Here are three examples of what I mean.
Example 1: "Vickles" Butson
The family of Solomon Butson and Jane Keam who married and had all their children at St. Blazey, Cornwall never contained a son named "Vickles". However, a transcription error in the 1861 Ontario marriage record of their son Nicholas Keam Butson recorded him as Vickles Butson. (I have presented the full details of this problem, with images of the original records in an Ancestry Butson board post.) Ancestry does not have the original document; there is only an index reference. So people cannot see the original image. The result is that a number of Ancestry.com member family trees show "Vickles" Butson as a son of Solomon and Jane. The members have created a new "son" instead of properly attaching the record to the real son Nicholas Keam Butson.
This problem has then compounded itself in some members' trees. Since they have made the original error of fabricating the non-existent son "Vickles", when they see the 1851 (really 1852) census that shows Nicholas with a handwritten form that can be misread as Vicholas, they then assume that they have found yet another record to support the existence of "Vickles", and they compound their error.
Example 2: Solomon Butson's Sons in Canada vs. Isaac Butson's Sons in St. Agnes - 1841
Among other children, Solomon Butson and Jane Keam had sons William, John, Henry and James -- all born at St. Blazey, Cornwall (on the south coast). All of them were in Canada by the end of 1840 and thus never appeared in the 1841 English Census.
However, the 1841 English Census does include Isaac Butson's family at St. Agnes (on the north coast), including Isaac's sons William, John, Henry and James. So careless Ancestry.com members have latched onto the 1841 English Census record of Isaac's family in St. Agnes and attached it to one or more of the sons of Solomon Butson. The same surname, the same given names of the brothers, Cornwall ... but entirely different families, and linking this 1841 Census record to Solomon's sons is a significant error.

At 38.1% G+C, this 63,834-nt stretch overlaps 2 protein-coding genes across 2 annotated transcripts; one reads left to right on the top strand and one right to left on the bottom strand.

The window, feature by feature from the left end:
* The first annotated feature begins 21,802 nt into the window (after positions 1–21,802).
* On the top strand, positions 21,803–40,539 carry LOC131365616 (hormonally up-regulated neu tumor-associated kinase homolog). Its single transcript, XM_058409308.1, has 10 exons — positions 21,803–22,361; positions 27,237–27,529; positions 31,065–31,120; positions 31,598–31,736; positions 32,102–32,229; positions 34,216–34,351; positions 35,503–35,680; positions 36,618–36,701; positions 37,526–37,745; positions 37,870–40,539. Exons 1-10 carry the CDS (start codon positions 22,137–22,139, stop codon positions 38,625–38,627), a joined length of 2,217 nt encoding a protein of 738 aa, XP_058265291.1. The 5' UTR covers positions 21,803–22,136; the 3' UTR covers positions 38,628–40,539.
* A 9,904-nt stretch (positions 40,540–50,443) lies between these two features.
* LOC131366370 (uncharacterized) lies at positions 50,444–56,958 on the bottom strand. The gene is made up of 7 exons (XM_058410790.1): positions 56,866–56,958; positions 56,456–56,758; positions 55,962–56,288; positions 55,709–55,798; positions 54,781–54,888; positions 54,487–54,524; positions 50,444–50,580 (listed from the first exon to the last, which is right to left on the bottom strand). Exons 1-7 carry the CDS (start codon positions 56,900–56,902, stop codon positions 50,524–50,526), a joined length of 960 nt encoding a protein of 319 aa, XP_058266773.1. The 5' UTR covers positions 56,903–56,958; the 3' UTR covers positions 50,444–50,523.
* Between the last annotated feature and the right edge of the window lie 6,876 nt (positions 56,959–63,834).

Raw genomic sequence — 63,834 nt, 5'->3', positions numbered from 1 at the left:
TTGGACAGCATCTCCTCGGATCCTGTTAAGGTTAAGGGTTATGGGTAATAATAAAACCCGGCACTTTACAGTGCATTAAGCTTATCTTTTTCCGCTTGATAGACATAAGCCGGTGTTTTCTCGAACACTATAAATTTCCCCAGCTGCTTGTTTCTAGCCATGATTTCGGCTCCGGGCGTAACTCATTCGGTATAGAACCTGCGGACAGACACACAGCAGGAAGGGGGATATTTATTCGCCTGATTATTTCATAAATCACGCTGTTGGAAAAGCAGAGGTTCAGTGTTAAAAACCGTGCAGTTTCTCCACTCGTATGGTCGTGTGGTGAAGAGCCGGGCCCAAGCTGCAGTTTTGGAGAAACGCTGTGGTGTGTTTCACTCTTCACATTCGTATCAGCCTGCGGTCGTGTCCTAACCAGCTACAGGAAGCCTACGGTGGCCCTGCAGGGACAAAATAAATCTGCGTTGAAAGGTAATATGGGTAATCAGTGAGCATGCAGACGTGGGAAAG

Example 3: Jannes & Gerrit van Wijk of the Netherlands vs. Johannes Abraham & Gerrit of South Africa
Tracing their Dutch immigrant ancestors back to the Netherlands, several Ancestry.com member family trees correctly identify Jannes van Wijk as the father of the immigrant. And they correctly identify Gerrit van Wijk as Jannes' father. However, they also conflate this father-son duo with a similarly named South African father-son (Johannes Abraham & Gerrit) and then trace back many more generations of entirely spurious ancestors.
The real ancestor Jannes and his father both were born, died, and are buried in the Netherlands and never went to South Africa. There is abundant evidence (baptisms, marriages, consent documents, military records, pension records ...) that prove that this is so. However, these records are not on Ancestry.com. So the armchair researchers have found something else in Ancestry -- probably another family tree -- that happens to have the right father-son names at about the right time and even though they are half-way round the world, the Ancestry.com members have equated the two pairs.
The conflation of the two pairs should have been caught immediately as an error. By equating the South African and Netherlands Gerrits, the result is that the spurious unified Gerrit was married one year before he was born. And he had five children by the time he was six years old.
These are our ancestors, and we cannot pick and choose how we put them back together. They were who they were, and the task is to find out the truth and to see them as they really were and not in some distorted version.
Ancestry.com is an excellent tool -- if you exercise careful judgement and evaluate the sources carefully.
If you are creating your own tree as an Ancestry.com member, here are some guidelines to keep in mind, so that you do not create a "Toy Story" family tree.